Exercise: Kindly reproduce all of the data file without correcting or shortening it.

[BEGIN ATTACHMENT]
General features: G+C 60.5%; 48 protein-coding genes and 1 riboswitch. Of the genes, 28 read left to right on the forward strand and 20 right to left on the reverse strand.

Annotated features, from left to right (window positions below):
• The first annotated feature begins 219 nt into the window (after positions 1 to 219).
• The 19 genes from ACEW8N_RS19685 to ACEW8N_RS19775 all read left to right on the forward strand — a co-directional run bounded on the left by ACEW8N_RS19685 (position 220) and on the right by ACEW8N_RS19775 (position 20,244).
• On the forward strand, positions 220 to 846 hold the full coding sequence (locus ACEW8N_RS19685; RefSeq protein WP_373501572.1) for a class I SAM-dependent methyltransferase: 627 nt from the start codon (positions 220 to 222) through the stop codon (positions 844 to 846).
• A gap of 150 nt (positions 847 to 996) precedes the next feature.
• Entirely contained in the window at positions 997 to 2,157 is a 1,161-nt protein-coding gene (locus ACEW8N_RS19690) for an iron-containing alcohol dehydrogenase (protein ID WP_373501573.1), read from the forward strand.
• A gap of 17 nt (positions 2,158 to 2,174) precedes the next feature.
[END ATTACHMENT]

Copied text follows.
General features: G+C 60.5%; 48 protein-coding genes and 1 riboswitch. Of the genes, 28 read left to right on the forward strand and 20 right to left on the reverse strand.

Annotated features, from left to right (window positions below):
• The first annotated feature begins 219 nt into the window (after positions 1 to 219).
• The 19 genes from ACEW8N_RS19685 to ACEW8N_RS19775 all read left to right on the forward strand — a co-directional run bounded on the left by ACEW8N_RS19685 (position 220) and on the right by ACEW8N_RS19775 (position 20,244).
• On the forward strand, positions 220 to 846 hold the full coding sequence (locus ACEW8N_RS19685; RefSeq protein WP_373501572.1) for a class I SAM-dependent methyltransferase: 627 nt from the start codon (positions 220 to 222) through the stop codon (positions 844 to 846).
• A gap of 150 nt (positions 847 to 996) precedes the next feature.
• Entirely contained in the window at positions 997 to 2,157 is a 1,161-nt protein-coding gene (locus ACEW8N_RS19690) for an iron-containing alcohol dehydrogenase (protein ID WP_373501573.1), read from the forward strand.
• A gap of 17 nt (positions 2,158 to 2,174) precedes the next feature.